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By Scott Goodman
Scott Goodman, owner of Sewing Machine Warehouse & Kneedle.com has been servicing the sewing public since 1976.
An Apple a Day…
An Apple a Day, keeps the doctor away, Stitch in Time saves nine. How are you preventing unexpected repairs on your embroidery machine? Here are some tips that will keep your machine running smoothly until its next check up.
Contrary to an anecdote I heard at a recent craft show, lint from recent projects will not keep your machine warm and cozy. So, let’s roll up our sleeves, don our safety glasses and perform some between-service maintenance.
Remove the bobbin cover, bobbin case and needle plate from your machine in whatever order is right for your model. My BERNINA peeps can remove their shuttle hook, if appropriate for your model. Sewing & Embroidery combination machines have feed dogs. Feed dogs are not an animal reference. Feed dogs are the part, usually with “teeth” or gripping serrations that move fabric under your presser foot. Machines that only embroider, do not have feed dogs. Remove the old needle and use it like a toothpick to remove compacted linty buildup from feed dogs. Dust bunnies from projects past may be hidden within your machine: First, remove the larger bunnies with a vacuum cleaner and small pastry brush. A controlled blast of canned air will finish the process. Some models by BROTHER and BABY LOCK must be reassembled in the correct sequence. Needle plate first, then the bobbin case (aka the inner rotary hook assembly). Otherwise the bobbin case can become pinched in place, creating havoc for your machine, project and deadline.
Fight the urge to put oil on things. With a few exceptions, though quieter, oil rarely makes your machine sew better. Manufacturers are specific about where to oil and what kinds of lubricants are used in your machine. Some machines use several different lubricants. Generally, machines with a metal bobbin case have races that need lubrication and should be oiled sparingly. Machines with synthetic bobbin cases should not.
Terminology alert: Race, it is the groove or channel that rotary or oscillating parts move in. Please consult your owner’s guide for specifics.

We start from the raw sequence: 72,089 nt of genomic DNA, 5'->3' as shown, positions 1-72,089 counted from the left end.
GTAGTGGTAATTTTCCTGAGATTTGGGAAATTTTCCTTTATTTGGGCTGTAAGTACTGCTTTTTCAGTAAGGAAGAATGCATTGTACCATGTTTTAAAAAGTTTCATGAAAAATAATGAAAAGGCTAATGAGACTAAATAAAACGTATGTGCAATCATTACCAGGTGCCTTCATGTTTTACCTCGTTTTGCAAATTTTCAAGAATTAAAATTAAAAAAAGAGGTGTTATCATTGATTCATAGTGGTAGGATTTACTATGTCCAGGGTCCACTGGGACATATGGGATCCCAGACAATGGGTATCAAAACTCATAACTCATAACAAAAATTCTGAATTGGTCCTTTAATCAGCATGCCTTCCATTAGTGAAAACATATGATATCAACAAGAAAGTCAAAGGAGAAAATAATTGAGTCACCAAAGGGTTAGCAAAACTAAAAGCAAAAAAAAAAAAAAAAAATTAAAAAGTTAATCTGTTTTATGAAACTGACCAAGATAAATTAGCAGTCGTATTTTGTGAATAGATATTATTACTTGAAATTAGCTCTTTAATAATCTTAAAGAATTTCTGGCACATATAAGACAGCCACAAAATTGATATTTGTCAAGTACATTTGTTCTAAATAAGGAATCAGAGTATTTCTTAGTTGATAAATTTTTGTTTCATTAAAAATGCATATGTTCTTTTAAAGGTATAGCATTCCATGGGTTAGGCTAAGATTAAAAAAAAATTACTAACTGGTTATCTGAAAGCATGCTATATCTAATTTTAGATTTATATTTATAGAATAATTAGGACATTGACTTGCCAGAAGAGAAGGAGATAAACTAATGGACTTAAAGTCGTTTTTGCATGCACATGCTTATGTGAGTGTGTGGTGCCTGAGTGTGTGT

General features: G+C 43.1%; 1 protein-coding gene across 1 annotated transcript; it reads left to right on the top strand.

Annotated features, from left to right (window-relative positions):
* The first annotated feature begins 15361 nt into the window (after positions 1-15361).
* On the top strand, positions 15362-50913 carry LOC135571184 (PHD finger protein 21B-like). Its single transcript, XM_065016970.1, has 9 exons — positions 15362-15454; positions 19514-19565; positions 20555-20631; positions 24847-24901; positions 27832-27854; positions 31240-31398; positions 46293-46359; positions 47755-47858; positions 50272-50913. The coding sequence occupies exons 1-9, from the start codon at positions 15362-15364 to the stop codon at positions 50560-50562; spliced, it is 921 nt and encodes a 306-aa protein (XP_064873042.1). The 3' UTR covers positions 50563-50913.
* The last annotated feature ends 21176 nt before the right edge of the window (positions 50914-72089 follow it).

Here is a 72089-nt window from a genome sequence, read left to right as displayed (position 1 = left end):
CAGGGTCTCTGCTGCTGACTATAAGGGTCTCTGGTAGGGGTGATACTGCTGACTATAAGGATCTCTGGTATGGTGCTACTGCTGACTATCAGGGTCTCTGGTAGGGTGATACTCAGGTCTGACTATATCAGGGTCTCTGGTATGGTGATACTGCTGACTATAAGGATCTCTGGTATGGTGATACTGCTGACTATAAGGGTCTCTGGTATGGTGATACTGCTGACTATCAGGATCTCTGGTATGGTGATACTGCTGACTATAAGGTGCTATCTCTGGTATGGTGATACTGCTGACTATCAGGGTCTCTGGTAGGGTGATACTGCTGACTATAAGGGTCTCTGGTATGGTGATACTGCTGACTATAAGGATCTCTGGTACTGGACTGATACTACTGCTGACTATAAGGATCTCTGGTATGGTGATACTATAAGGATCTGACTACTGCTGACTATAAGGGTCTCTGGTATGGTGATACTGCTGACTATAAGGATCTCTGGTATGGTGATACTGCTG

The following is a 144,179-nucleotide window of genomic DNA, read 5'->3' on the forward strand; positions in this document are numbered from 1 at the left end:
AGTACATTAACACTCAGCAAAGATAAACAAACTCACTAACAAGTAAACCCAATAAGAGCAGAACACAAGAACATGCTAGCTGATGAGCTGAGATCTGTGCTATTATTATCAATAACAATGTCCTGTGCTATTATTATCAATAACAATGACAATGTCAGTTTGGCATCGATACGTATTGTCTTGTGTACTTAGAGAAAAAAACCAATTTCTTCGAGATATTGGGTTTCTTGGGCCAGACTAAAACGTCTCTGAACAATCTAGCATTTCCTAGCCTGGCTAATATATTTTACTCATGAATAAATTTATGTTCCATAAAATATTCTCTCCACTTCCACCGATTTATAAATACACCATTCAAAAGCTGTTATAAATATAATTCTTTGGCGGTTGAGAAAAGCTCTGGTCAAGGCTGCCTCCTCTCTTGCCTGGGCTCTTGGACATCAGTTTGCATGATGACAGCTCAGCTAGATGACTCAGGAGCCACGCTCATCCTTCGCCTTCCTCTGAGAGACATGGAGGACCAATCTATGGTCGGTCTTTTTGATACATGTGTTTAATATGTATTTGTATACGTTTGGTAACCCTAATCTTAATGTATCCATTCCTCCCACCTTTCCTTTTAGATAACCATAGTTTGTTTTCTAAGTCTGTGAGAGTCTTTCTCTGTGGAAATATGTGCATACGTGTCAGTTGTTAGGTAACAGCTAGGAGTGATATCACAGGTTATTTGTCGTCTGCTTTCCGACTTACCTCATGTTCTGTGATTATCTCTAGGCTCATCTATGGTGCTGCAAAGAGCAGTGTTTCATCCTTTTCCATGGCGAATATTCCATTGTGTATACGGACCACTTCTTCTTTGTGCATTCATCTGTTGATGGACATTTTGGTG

Sticky Hoops? Over time, spray adhesive can build up; turning your hoops into untouchables. If the sticky buildup is light, use a moist diaper wipe. For heavier gunk, spray your hoops with WD40® or similar lubricant. Let the lubricant work its magic for a few minutes and wipe away the goopy buildup with a rag or paper towel.
Thread grooves, rough edges and nicks can trap threads. Some threads, like popular monofilaments nylon or polyester used in quilting techniques, can wear grooves in plastic and metal parts. Thread can get caught and pinched in these grooves. Check spool caps for thread-snagging rough spots that grab your pretty embroidery thread at the wrong time causing breaks and jams. Use very fine sandpaper and give your spool caps a mani-pedi.
Some LCD screens love your fingers, others prefer a stylus. Check your owner’s guide to be sure. Good news, some brands offer a custom screen cover similar to those made for smart phones and tablets that may protect your machine from the errant scissor-grab or visiting grandkids. If your screen is not on the short list, purchase an oversized sheet from the phone kiosk at your local mall and personalize it. Just cut it to fit your display.
Errant broken thread ends can get caught between the hand wheel and cover. It amazes me to see how much thread can empty before the user notices an empty spool. This picture shows a recent example and one would guess that Elmo lost a limb in an unfortunate accident. On most machines, the hand wheel can be removed by a firm pull away from the machine. Excess threads can be cut and removed with scissors or a craft blade. When finished, look inside the hand wheel for alignment notches or grooves. Properly align the hand wheel, then push it firmly back in place.
Happy machine = Happy embroiderer. Working on an unusual project? Had a strange encounter with your embroidery machine? Great Scott! loves to share. Send me a message. GreatScott@kneedle.com or Like Me on Facebook. Google my email address and click on the Facebook link.